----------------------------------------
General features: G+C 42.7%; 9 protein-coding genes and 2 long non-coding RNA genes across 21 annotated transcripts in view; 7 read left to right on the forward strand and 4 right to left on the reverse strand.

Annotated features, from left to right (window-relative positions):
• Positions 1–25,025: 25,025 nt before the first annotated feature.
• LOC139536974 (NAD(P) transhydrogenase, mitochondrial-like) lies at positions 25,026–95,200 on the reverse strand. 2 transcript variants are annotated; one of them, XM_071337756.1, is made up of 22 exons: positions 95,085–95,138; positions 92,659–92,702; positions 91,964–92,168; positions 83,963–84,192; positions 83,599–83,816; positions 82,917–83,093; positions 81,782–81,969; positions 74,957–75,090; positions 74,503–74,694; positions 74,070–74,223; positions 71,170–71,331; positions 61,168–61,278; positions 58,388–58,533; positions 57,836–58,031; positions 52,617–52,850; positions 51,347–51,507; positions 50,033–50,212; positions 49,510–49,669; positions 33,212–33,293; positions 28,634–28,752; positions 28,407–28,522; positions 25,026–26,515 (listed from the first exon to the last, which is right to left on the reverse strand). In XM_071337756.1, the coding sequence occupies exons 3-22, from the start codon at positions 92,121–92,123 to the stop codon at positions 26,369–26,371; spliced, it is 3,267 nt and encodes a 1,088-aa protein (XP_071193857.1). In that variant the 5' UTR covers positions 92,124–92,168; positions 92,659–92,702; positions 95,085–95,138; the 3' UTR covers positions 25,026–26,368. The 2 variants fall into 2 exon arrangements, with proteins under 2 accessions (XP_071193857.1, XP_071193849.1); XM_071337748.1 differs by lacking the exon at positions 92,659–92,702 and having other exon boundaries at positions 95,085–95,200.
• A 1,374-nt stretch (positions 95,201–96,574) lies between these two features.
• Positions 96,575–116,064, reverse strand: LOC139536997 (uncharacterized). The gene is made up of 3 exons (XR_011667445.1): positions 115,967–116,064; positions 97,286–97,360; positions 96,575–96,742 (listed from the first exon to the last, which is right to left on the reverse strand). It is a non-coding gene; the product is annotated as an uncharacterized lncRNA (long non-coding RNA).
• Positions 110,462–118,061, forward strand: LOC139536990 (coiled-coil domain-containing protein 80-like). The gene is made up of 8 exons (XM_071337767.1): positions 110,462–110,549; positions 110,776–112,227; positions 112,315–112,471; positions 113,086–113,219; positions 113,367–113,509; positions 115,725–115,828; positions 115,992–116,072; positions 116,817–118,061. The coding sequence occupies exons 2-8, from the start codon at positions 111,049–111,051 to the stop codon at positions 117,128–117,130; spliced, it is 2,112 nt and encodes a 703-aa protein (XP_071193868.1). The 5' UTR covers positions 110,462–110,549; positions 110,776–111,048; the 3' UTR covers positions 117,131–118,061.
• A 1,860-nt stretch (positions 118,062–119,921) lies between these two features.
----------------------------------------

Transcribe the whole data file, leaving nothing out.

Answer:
General features: G+C 42.7%; 9 protein-coding genes and 2 long non-coding RNA genes across 21 annotated transcripts in view; 7 read left to right on the forward strand and 4 right to left on the reverse strand.

Annotated features, from left to right (window-relative positions):
• Positions 1–25,025: 25,025 nt before the first annotated feature.
• LOC139536974 (NAD(P) transhydrogenase, mitochondrial-like) lies at positions 25,026–95,200 on the reverse strand. 2 transcript variants are annotated; one of them, XM_071337756.1, is made up of 22 exons: positions 95,085–95,138; positions 92,659–92,702; positions 91,964–92,168; positions 83,963–84,192; positions 83,599–83,816; positions 82,917–83,093; positions 81,782–81,969; positions 74,957–75,090; positions 74,503–74,694; positions 74,070–74,223; positions 71,170–71,331; positions 61,168–61,278; positions 58,388–58,533; positions 57,836–58,031; positions 52,617–52,850; positions 51,347–51,507; positions 50,033–50,212; positions 49,510–49,669; positions 33,212–33,293; positions 28,634–28,752; positions 28,407–28,522; positions 25,026–26,515 (listed from the first exon to the last, which is right to left on the reverse strand). In XM_071337756.1, the coding sequence occupies exons 3-22, from the start codon at positions 92,121–92,123 to the stop codon at positions 26,369–26,371; spliced, it is 3,267 nt and encodes a 1,088-aa protein (XP_071193857.1). In that variant the 5' UTR covers positions 92,124–92,168; positions 92,659–92,702; positions 95,085–95,138; the 3' UTR covers positions 25,026–26,368. The 2 variants fall into 2 exon arrangements, with proteins under 2 accessions (XP_071193857.1, XP_071193849.1); XM_071337748.1 differs by lacking the exon at positions 92,659–92,702 and having other exon boundaries at positions 95,085–95,200.
• A 1,374-nt stretch (positions 95,201–96,574) lies between these two features.
• Positions 96,575–116,064, reverse strand: LOC139536997 (uncharacterized). The gene is made up of 3 exons (XR_011667445.1): positions 115,967–116,064; positions 97,286–97,360; positions 96,575–96,742 (listed from the first exon to the last, which is right to left on the reverse strand). It is a non-coding gene; the product is annotated as an uncharacterized lncRNA (long non-coding RNA).
• Positions 110,462–118,061, forward strand: LOC139536990 (coiled-coil domain-containing protein 80-like). The gene is made up of 8 exons (XM_071337767.1): positions 110,462–110,549; positions 110,776–112,227; positions 112,315–112,471; positions 113,086–113,219; positions 113,367–113,509; positions 115,725–115,828; positions 115,992–116,072; positions 116,817–118,061. The coding sequence occupies exons 2-8, from the start codon at positions 111,049–111,051 to the stop codon at positions 117,128–117,130; spliced, it is 2,112 nt and encodes a 703-aa protein (XP_071193868.1). The 5' UTR covers positions 110,462–110,549; positions 110,776–111,048; the 3' UTR covers positions 117,131–118,061.
• A 1,860-nt stretch (positions 118,062–119,921) lies between these two features.